Archive for the ‘Uncategorized’ Category

If you are seeing this you are in the wrong place!!

Thursday, June 10th, 2010

We’ve been having problems with transferring the Reading Geek website from this one to the new one. The company who host the DNS records have screwed something up and are failing to resolve it grrrr.

So basically, if you’ve arrived here – you shouldn’t have – you should be at the shiny new Reading Geek site.

Best thing you can do to help is tweet @Fasthosts and prod them to sort out this problem that has been going on for weeks now.

Thanks – Next Geek Night is on Tuesday 15th June at Copa.

Ronan Klyne – Ruby for Computer Science

Sunday, April 11th, 2010

We have two great talks so far for this Tuesday’s Reading Geek Night, so I’m really pleased to be able to announce a third. Ronan Klyne is an experienced programmer, but is new to building applications using Ruby. He’ll be talking about his experience of getting to grips with the language and highlighting various points he found interesting.

Ronan says…

I’ll be sharing some of my thoughts on Ruby, focusing on the theoretical, philisophical, and cool features rather than anything practical or useful. I hope to provoke some discussion before I run out of lanugage features/pitfalls to point at.

As always we’re downstairs at Copa in Reading town centre. Doors open at 7.30pm. Always good to see new faces, so drag your colleagues and fellow geeks along for what promises to be a varied and interesting evening of talks and conversations.

Duncan Millard – Windows Phone Series 7

Thursday, April 8th, 2010

The next talk to announce for Tuesday’s Reading Geek Night is from Duncan Millard. Duncan is a development lead for Microsoft, spending his days in Visual Studio (yay) and Excel (boo), and a full-time geek with far too many coding side-projects on the go. He is passionate about Windows Phone 7 Series and the great opportunities out there for the hobbyist and professional developer.

On Tuesday evening he’ll be sharing some insights around building apps for mobile. In his own words…

Windows Phone 7 Series is coming soon… I’ll be giving you a quick overview of the phone, the lowdown on making apps and games for free today using Silverlight and XNA, and best of all how you can turn those apps into cold hard cash!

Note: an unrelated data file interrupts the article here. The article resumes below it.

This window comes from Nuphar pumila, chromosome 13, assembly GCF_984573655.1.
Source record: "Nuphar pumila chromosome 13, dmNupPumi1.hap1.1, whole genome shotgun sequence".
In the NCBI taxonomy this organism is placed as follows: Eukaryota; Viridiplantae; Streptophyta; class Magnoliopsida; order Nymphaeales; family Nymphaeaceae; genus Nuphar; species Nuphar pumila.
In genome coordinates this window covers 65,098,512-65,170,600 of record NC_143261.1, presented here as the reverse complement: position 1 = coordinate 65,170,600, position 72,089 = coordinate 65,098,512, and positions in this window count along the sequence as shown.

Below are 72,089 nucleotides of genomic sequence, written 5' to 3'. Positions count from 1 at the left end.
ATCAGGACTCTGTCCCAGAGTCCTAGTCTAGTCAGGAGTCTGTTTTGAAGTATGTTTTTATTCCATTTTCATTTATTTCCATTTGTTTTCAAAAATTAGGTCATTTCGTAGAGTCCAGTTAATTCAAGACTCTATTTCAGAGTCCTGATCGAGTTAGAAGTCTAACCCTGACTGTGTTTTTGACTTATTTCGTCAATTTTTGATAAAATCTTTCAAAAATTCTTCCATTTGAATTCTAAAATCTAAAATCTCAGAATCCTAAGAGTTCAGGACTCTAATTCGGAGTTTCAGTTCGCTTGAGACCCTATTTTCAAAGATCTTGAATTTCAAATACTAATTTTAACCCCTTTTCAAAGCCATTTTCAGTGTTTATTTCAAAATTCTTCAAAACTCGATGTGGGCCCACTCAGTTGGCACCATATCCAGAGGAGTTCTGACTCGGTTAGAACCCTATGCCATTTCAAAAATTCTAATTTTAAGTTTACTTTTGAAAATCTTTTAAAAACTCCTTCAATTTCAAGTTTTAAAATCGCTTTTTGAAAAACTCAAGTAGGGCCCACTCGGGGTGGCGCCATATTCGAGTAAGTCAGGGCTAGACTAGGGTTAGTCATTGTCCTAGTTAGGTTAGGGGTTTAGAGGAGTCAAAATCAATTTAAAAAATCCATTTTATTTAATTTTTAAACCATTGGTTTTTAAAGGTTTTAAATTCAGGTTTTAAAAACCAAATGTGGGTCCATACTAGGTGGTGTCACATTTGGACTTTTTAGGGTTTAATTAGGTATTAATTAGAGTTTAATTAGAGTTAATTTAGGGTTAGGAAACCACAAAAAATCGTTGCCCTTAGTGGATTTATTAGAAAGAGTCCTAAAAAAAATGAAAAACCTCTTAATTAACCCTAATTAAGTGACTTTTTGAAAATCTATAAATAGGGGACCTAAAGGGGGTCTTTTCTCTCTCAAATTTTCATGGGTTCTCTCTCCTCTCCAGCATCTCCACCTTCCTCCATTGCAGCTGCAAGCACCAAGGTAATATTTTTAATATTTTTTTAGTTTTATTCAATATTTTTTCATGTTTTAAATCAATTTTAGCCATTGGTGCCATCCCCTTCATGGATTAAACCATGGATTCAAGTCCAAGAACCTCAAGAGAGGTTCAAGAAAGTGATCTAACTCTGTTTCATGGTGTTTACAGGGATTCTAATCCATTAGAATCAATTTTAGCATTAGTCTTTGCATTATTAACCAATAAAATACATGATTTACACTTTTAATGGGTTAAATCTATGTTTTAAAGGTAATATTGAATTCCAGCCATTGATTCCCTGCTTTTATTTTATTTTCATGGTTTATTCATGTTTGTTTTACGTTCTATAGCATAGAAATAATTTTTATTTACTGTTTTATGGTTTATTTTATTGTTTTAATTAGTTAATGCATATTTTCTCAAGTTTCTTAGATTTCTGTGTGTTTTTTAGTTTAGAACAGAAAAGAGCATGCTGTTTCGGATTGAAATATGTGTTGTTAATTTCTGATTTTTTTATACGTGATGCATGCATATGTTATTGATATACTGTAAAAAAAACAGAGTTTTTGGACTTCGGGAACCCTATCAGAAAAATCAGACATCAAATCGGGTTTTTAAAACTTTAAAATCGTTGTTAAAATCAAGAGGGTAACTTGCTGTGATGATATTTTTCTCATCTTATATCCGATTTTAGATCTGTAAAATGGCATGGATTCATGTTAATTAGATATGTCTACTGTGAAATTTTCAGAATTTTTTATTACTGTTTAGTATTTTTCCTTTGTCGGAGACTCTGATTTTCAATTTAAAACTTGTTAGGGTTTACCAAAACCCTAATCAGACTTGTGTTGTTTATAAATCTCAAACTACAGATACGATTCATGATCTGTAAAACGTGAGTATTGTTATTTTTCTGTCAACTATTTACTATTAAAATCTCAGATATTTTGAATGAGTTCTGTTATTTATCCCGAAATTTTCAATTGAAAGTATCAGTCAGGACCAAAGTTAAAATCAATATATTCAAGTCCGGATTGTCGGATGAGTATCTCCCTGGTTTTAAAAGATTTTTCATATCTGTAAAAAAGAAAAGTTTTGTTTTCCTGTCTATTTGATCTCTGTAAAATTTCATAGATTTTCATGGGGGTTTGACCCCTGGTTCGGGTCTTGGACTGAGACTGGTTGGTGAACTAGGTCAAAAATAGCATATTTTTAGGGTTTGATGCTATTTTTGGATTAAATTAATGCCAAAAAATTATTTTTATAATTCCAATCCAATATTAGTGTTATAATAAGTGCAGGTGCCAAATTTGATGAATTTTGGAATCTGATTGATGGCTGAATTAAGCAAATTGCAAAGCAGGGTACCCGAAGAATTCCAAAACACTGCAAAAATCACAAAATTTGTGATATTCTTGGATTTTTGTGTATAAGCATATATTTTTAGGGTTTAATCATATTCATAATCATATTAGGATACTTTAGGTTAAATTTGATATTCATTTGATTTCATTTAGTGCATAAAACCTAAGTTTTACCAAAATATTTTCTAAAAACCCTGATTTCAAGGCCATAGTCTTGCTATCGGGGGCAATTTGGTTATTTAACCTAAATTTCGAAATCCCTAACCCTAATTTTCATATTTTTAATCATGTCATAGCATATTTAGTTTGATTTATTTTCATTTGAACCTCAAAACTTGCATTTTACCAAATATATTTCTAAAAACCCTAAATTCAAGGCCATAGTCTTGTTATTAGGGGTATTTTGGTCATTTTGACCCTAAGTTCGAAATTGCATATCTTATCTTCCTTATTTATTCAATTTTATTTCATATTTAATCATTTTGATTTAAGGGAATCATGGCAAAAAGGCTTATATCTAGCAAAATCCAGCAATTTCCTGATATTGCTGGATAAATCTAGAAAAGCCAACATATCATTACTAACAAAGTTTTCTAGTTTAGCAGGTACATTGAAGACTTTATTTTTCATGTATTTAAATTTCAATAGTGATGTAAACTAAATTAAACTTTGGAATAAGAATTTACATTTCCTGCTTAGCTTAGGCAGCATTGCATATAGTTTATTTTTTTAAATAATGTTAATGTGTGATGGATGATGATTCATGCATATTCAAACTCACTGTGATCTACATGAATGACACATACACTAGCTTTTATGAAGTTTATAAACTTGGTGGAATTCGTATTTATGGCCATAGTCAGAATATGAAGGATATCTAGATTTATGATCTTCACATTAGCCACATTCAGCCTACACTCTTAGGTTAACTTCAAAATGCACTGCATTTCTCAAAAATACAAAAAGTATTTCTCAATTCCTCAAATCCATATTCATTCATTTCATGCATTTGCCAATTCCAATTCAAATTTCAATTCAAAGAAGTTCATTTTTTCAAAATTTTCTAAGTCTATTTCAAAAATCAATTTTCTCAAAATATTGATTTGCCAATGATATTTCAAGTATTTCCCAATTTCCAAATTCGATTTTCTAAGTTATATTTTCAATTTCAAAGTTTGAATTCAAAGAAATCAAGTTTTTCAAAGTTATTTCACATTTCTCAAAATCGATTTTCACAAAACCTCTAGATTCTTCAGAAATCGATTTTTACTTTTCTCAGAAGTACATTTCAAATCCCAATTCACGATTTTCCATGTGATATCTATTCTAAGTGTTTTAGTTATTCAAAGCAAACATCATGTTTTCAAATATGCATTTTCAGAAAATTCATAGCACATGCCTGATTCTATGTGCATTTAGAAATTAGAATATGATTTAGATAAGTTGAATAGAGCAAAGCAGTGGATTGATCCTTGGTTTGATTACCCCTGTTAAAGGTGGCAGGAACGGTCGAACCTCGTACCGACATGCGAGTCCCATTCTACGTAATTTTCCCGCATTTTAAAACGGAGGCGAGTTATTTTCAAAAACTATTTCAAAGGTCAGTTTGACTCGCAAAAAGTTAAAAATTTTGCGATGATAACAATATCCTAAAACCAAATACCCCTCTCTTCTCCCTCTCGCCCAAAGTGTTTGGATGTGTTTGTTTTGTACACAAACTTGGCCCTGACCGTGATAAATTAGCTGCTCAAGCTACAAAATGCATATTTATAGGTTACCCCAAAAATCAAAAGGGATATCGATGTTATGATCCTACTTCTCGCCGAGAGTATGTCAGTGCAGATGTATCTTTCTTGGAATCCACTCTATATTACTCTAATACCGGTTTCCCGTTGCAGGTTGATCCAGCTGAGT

Hope you can make it for what promises to be a really interesting evening. I’m still on the lookout for one or two 5 minute talks. Its a really supportive audience and we rely on the community to come up with talks to keep the event going… guess what I’m saying is don’t be shy in coming forward!

Reading Geek Night 6 – IE9 and the future of the Web

Wednesday, April 7th, 2010

So far I have three great talks lined up for the next Reading Geek Night (we could do with another short talk – get in contact if you have an idea). I’ll be announcing the talks over the next couple of days. To kick off, Chris Alexander will be sharing his views on the future of the web. Chris is a student currently masquerading as a developer at TweetMeme. He likes robots, pizza, algorithms, HTTP, and causing trouble.

He says…

I’ll be taking a look at tomorrow’s web, with an introduction to what you can expect from Internet Explorer 9 and HTML 5. The world’s most-used web browser gets a major update, and a technological overhaul makes markup a whole lot cooler.

Look forward to seeing old & new faces downstairs at Copa on Tuesday. Doors open a 7.30pm

The Digital Economy Bill…

Friday, March 19th, 2010

OK… Reading Geek Night isn’t about politics, but I’m guessing most of us have a big stake in the future of the internet in the UK.

The Digital Economy Bill is passing through parliament now (Some of you would have caught David Millers talk at Reading Geek last year). There are two things (well there are lots, but two will do for now) you need to know about the bill…

1. It contains some pretty scary powers – including that your ISP will be obliged by law to cut you off, based on the view of a rights-holder that your connection has been used to download copyrighted material. No proof required.

2. Its likely to get rushed through in the last weeks before the election. The bill will not be properly scrutinised and debated by MPs.

If you care about this country having a proper ‘Digital Economy’ (and lets face it most of our jobs depend on it) -or  if you ever use public Wifi (who’s going to provide public Wifi when they could get accused of facilitating copyright theft) – or if you think the burden on ISP’s will force prices up – or if you think that its wrong for the government to prop up the failing business models of a few old dinosaurs at the expense of new digital business models then please spend 10 minutes today writing to your MP.

Its very quick and easy to do – heres a link – you’ll be done in no time.

Its important you use your own words… but as an example heres the one I wrote to Rob Wilson.

Dear Robert Wilson,

I am asking you to oppose the Digital Economy Bill passing through
parliament without sufficient scrutiny.

The bill contains measures to disconnect people from the internet for
alleged and un-proven copyright infringement. In the last few months I
have used the internet for… running my business (which is 100%
online); filing my Tax return; paying PAYE & NI; publicising community